This story was updated Feb. 27 at 10:20 a.m. to include additional information from the U.S. Air Force Academy.

Firefighters are working to contain a large wildfire that broke out along the southern grounds of the U.S. Air Force Academy in Colorado on Sunday afternoon.

The West Monument Creek Fire had burned 168 acres and was 50% contained as of 4:30 a.m. local time Tuesday, after firefighters from the Air Force Academy and Colorado Springs fire departments battled the flames through the night Sunday and into the school week.

“While some hot spots remain, the fire is no longer spreading, and the forecasted precipitation for Feb. 27 bodes well for firefighting operations,” the academy said Monday evening. “The footprint of the fire has not significantly changed from this morning.”

The blaze does not pose a threat to structures on campus, the school said in a post on X, formerly known as Twitter. The academy added Monday evening that crews do not yet have an estimate of when the fire might be contained. It’s unclear what sparked the flames.

USAFA is contining most operations as normal but will remain closed to the public on Tuesday, the academy said. Patient appointments at the school’s main medical facility will be rescheduled. Defense Department ID card holders and contractors may still access the campus.

About 4,000 cadets attend the four-year university, which prepares graduates for careers in the Air Force, Space Force and other armed services.

USAFA spokesperson Dean Miller told Air Force Times that although it might seem odd to see such a blaze in winter, the Colorado Springs area faces the threat of wildfires year-round.

The city’s fire department and the academy have a mutual firefighting agreement that allows them to come together as partners in crises like this.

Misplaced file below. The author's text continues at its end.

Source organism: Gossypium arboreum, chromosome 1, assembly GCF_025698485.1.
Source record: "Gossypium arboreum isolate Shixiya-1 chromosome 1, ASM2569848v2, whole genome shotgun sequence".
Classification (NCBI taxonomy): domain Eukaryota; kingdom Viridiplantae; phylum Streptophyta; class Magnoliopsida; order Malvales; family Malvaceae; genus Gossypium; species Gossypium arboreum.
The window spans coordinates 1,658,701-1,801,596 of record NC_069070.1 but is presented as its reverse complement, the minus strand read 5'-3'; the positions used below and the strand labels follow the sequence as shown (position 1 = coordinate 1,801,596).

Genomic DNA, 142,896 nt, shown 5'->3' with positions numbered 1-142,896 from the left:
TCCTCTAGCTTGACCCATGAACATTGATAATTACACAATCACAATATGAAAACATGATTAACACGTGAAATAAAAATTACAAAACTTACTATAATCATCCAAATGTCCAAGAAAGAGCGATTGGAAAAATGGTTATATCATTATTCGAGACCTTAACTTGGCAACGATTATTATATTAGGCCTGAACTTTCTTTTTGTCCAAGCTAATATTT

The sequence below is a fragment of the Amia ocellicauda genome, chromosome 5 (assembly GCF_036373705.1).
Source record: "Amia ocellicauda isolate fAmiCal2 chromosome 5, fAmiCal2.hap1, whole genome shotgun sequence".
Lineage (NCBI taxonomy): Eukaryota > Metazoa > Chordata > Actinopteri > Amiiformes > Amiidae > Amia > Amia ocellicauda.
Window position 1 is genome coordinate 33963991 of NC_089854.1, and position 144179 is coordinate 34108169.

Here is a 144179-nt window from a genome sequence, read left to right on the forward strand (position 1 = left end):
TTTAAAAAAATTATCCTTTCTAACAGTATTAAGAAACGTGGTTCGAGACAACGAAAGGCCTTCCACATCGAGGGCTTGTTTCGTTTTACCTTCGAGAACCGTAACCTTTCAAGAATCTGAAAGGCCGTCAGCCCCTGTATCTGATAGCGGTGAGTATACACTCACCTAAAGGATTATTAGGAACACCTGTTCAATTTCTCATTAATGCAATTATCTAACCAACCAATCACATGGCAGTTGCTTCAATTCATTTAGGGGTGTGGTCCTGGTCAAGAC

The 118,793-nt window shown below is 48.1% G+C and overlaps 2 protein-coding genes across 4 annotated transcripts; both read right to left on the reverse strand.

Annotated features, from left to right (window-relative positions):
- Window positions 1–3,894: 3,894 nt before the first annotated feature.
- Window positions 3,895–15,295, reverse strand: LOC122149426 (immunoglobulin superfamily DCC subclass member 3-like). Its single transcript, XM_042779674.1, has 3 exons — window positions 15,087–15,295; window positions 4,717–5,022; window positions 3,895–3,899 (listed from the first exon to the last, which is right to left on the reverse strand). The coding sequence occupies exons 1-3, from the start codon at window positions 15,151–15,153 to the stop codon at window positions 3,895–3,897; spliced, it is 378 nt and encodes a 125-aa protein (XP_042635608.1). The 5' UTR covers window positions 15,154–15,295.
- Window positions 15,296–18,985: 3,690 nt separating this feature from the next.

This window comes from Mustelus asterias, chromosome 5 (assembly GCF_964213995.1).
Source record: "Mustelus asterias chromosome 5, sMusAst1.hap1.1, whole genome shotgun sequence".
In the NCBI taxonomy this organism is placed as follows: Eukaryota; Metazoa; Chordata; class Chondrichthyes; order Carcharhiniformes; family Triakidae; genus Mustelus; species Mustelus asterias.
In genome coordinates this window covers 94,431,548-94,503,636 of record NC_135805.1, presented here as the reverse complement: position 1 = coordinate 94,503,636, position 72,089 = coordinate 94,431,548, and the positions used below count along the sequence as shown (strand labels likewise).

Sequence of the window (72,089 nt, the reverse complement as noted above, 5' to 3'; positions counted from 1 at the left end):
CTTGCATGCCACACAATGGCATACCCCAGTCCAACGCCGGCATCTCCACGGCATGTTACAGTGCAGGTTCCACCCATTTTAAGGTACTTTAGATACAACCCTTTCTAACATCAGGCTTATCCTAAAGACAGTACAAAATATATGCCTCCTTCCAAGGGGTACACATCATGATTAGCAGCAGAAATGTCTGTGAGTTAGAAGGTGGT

“They’ve got a robust capability,” Miller said. “We’re grateful to have the mutual aid agreement with the city.”

In this case, the academy’s firefighters are leading the charge while the Fort Carson Directorate of Emergency Services Fire Department supports. Together, they have deployed two brush trucks, as well as three helicopters — a UH-60 Black Hawk and two CH-47 Chinooks — to dump more than 14,000 gallons of water on the affected areas, the school said.

The U.S. Forest Service is clearing grass and brush from the steep terrain to stop the fire from spreading further, the academy said.

“This has truly been a team effort from across the region, and a huge thank you to everyone on the front line that is supporting this response,” Superintendent Lt. Gen. Richard Clark said. “We are so impressed by the teamwork that has gone into keeping our community and Academy safe.”

Pre-evacuation notices went out Sunday to those living in nearby Douglass Valley and Pine Valley, but have since been rescinded, the school said Monday. Academy residents have not been told to evacuate. The academy has created an emergency response team to help military families and civilian employees affected by the fire.

“The National Weather Service has issued a Red Flag Warning for the area, and winds are expected to increase today, so residents should monitor local media and official Academy social media sources for updates,” the school added Monday.

Local news outlets also reported fire crews have been battling two separate blazes that have torched hundreds of acres at the Army’s nearby Fort Carson, Colorado, since Sunday morning.

No injuries were reported, and no structures were endangered by either fire, the Colorado Springs Gazette reported Monday.

Sarah Sicard is a Senior Editor with Military Times. She previously served as the Digitial Editor of Military Times and the Army Times Editor. Other work can be found at National Defense Magazine, Task & Purpose, and Defense News.

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